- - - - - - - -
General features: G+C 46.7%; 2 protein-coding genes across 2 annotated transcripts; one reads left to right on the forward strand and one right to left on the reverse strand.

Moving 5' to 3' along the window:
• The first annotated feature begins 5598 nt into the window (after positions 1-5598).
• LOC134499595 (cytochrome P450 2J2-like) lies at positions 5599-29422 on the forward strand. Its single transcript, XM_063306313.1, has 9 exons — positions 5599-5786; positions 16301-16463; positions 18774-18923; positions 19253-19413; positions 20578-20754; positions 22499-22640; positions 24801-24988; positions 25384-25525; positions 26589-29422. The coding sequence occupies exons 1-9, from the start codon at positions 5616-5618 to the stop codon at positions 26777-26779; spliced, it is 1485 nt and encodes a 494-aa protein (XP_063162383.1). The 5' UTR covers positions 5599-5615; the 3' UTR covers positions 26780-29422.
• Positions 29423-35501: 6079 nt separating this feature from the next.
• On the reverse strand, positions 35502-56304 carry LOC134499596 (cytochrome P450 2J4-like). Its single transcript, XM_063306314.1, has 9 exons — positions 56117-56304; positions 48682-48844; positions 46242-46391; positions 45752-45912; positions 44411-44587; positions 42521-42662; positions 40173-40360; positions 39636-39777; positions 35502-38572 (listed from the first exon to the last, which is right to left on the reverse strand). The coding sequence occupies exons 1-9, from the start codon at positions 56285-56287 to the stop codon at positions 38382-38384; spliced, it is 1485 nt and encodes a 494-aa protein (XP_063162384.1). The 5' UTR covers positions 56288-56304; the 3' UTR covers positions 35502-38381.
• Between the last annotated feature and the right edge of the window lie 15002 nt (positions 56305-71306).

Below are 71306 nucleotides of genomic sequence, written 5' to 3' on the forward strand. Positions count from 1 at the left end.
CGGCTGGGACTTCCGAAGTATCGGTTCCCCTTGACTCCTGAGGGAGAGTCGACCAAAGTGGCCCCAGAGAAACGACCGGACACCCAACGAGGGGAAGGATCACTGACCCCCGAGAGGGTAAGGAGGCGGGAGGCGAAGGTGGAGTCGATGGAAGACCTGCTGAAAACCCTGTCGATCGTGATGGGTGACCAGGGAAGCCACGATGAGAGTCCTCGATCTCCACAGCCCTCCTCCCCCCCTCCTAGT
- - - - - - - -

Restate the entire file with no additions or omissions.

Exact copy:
General features: G+C 46.7%; 2 protein-coding genes across 2 annotated transcripts; one reads left to right on the forward strand and one right to left on the reverse strand.

Moving 5' to 3' along the window:
• The first annotated feature begins 5598 nt into the window (after positions 1-5598).
• LOC134499595 (cytochrome P450 2J2-like) lies at positions 5599-29422 on the forward strand. Its single transcript, XM_063306313.1, has 9 exons — positions 5599-5786; positions 16301-16463; positions 18774-18923; positions 19253-19413; positions 20578-20754; positions 22499-22640; positions 24801-24988; positions 25384-25525; positions 26589-29422. The coding sequence occupies exons 1-9, from the start codon at positions 5616-5618 to the stop codon at positions 26777-26779; spliced, it is 1485 nt and encodes a 494-aa protein (XP_063162383.1). The 5' UTR covers positions 5599-5615; the 3' UTR covers positions 26780-29422.
• Positions 29423-35501: 6079 nt separating this feature from the next.
• On the reverse strand, positions 35502-56304 carry LOC134499596 (cytochrome P450 2J4-like). Its single transcript, XM_063306314.1, has 9 exons — positions 56117-56304; positions 48682-48844; positions 46242-46391; positions 45752-45912; positions 44411-44587; positions 42521-42662; positions 40173-40360; positions 39636-39777; positions 35502-38572 (listed from the first exon to the last, which is right to left on the reverse strand). The coding sequence occupies exons 1-9, from the start codon at positions 56285-56287 to the stop codon at positions 38382-38384; spliced, it is 1485 nt and encodes a 494-aa protein (XP_063162384.1). The 5' UTR covers positions 56288-56304; the 3' UTR covers positions 35502-38381.
• Between the last annotated feature and the right edge of the window lie 15002 nt (positions 56305-71306).

Below are 71306 nucleotides of genomic sequence, written 5' to 3' on the forward strand. Positions count from 1 at the left end.
CGGCTGGGACTTCCGAAGTATCGGTTCCCCTTGACTCCTGAGGGAGAGTCGACCAAAGTGGCCCCAGAGAAACGACCGGACACCCAACGAGGGGAAGGATCACTGACCCCCGAGAGGGTAAGGAGGCGGGAGGCGAAGGTGGAGTCGATGGAAGACCTGCTGAAAACCCTGTCGATCGTGATGGGTGACCAGGGAAGCCACGATGAGAGTCCTCGATCTCCACAGCCCTCCTCCCCCCCTCCTAGT